Monday, 26 March 2001

Trials and travails of the Tartan Army

 By Bernard Thompson
Published in the Irish Times new media edition

"I wonder my blood, will you ever return? To help us kick the life back, to a dying mutual friend. Do we not love her? Do we not say we love her? Do we have to roam the world to prove how much it hurts?"

Letter from America, the maligned lament for Scottish exiles, could be the anthem for the Tartan Army. This time, the bobbling masses in kilts and grouse-feathers had only to roam to Hampden Park to prove how much it hurts to follow Scotland but the pain was just the same.

It has often been said that for a Scotsman to claim to be a balanced individual he must first have a chip on both shoulders. According to popular wisdom, we always feel hard done by and an inferiority complex is a national trait. Too right, it is! Why? For that you must address the men in the only uniform that has lower standing than denim with arrows printed on it - navy blue shirt, white shorts and red socks.

These custodians of our dreams test themselves in the only true measure of relative international worth. Forget economic greatness or scientific achievement and don't talk to me about gutsy Jocks walking through minefields during times of war. Soccer is all that matters to your average family member of "Jock Tamson's Bairns" and that doesn't breed a lot of cockiness in the Hampden horde. As a football team, the Scottish national side is close to useless.

Saturday's match with Belgium saw yet another chapter written in the slapstick history of soccer absurdity. Notoriously poor in attack, the Scots were a goal up after a minute. Billy Dodds slotted the ball in beautifully after a move that, had it been produced by Brazil, would have been described as not bad.

It was all going swimmingly well. The truly desperate Hampden turf was thwarting the Belgians' passing game quite nicely. The Scots scoffed that the Navy Blues don't need the grass to exploit the "aerial power" of Colin Hendry et al. Good old Colin won his 50th cap in a rude comment on the depth of available talent.

Then came a sublime moment. What physiological phenomena explain the reflexes of the human body? Why does one person react to a stimulus one way when another demonstrates an opposite reaction? Who cares? Eric Dayflarndra's wretched instincts caused his hands to come together in front of him preventing the ball from bouncing off his chest. Penalty, red card, Dodds scores, slam-bam thank-you ma'am. Look out my sushi mat, mum, I'm off to Tokyo.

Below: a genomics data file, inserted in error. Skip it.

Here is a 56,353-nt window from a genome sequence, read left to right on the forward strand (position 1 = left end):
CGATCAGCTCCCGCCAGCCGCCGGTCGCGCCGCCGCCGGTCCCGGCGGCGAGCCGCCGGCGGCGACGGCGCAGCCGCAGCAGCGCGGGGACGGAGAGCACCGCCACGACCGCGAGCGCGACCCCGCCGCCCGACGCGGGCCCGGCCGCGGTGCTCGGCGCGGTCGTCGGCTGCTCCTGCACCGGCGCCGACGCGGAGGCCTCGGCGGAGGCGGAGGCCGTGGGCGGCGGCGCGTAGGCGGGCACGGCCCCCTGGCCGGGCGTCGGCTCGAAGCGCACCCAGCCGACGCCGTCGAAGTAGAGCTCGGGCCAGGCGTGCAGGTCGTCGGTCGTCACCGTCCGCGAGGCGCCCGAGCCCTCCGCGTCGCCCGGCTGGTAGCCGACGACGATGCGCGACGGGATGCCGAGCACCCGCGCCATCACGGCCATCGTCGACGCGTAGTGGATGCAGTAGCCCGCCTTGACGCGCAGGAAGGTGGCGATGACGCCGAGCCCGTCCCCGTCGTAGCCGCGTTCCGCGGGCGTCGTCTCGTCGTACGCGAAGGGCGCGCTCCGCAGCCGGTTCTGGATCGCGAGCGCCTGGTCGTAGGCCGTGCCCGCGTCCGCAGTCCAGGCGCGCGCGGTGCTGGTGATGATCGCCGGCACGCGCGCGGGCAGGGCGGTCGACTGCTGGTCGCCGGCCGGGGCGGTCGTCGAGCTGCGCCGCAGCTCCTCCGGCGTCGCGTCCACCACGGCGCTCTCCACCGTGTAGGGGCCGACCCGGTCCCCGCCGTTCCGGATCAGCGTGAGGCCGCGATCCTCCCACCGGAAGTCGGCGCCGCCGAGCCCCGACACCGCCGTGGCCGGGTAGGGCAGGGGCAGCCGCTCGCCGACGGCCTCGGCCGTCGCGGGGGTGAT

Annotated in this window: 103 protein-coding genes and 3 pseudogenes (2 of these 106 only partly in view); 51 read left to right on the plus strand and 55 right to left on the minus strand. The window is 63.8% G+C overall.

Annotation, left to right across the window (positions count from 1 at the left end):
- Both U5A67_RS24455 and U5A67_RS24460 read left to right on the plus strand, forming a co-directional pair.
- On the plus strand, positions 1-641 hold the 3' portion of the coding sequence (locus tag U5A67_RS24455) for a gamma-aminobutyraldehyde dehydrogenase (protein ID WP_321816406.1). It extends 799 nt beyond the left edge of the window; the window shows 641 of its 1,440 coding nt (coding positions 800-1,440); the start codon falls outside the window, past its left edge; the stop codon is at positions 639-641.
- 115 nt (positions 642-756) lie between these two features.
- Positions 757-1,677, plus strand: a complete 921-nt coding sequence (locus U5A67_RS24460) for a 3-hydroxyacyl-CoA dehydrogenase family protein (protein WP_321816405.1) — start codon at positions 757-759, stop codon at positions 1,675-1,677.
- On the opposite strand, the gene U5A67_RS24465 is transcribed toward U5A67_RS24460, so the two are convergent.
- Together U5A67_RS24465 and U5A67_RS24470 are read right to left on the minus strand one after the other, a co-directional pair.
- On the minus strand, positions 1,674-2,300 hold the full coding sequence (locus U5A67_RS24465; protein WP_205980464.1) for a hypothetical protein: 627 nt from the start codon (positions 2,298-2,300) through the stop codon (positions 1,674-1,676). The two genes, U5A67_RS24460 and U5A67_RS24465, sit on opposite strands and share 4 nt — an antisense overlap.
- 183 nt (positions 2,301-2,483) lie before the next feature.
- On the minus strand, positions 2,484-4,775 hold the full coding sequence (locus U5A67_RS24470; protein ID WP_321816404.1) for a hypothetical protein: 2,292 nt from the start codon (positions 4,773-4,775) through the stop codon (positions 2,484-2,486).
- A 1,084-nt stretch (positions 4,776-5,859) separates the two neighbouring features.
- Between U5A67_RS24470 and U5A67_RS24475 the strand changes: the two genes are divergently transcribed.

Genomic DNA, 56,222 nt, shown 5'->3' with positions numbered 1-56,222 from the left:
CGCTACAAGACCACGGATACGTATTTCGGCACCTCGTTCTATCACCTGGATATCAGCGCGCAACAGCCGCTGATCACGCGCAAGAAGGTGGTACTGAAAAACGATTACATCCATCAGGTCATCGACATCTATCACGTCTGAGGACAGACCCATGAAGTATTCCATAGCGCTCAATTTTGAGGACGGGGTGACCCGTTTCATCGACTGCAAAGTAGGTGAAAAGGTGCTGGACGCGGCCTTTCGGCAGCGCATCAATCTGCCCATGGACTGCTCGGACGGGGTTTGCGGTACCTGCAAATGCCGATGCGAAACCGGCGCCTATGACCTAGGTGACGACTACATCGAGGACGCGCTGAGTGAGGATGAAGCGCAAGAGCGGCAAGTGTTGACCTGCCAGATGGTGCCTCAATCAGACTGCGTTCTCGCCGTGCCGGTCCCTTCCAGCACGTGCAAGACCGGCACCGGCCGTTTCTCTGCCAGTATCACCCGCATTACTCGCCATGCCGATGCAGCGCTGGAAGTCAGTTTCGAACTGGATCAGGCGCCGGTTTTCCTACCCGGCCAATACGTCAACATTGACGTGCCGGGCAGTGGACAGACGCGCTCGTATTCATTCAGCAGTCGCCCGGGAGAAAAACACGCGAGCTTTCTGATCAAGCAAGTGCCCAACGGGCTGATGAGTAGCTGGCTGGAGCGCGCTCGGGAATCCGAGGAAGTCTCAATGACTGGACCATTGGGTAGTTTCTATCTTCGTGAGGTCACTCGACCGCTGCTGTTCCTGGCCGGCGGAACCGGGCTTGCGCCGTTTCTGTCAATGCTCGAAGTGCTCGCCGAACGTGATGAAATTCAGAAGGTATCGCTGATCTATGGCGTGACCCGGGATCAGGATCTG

Then came the awful realisation. Scotland were in the feared commanding position. Still, it was not until Barry Ferguson was through on goal that the dastardly power of the honey trap was fully shown. There we were buzzing to 3-0 when Ferguson outdid Gordon Smith in his famous FA Cup Final miss for Brighton. Very soon our once-soaring wings were stickied until we were welded to the side of the jar waiting for sweet death.

Marc Wilmots's goal was the first to reveal another of those days was in the offing. Following him was van Buyton, whose equaliser could only have come in the last minute of injury time.

With trademark grimace, I made my way to a nearby bar where I hoped to find solace but even that was denied me. A one-eyed Belgian making the improbable claim that he had played a lot of football (about eight stones ago) chose me as a receptacle for his profusely expelled glee.

"I'm not being rude but Belgium are a lot better than Scotland," he said, and I could hardly argue. Some 60 minutes later, he temporarily excused himself with a parting shot: "Klos, Van Bronckhurst, Larsson and Valgaeren - your league's only good goalkeeper is German, the best midfielder is Dutch, the top striker is Swedish and you know where your best defender comes from. Ha, ha, ha - he's Belgian."

I did not see my Belgian friend again until, at closing time, I witnessed a barman kicking in the cubicle door in the lavatory only to reveal my erstwhile companion who had been slumbering with his trousers at his ankles. To a background of words in a foreign tongue, I left. Partial onlookers dispute the reason for my ungainly walk but I maintain that it was nothing other than the smug swagger of moral victory.

Roll on Wednesday night. San Marino, bring on your finest!

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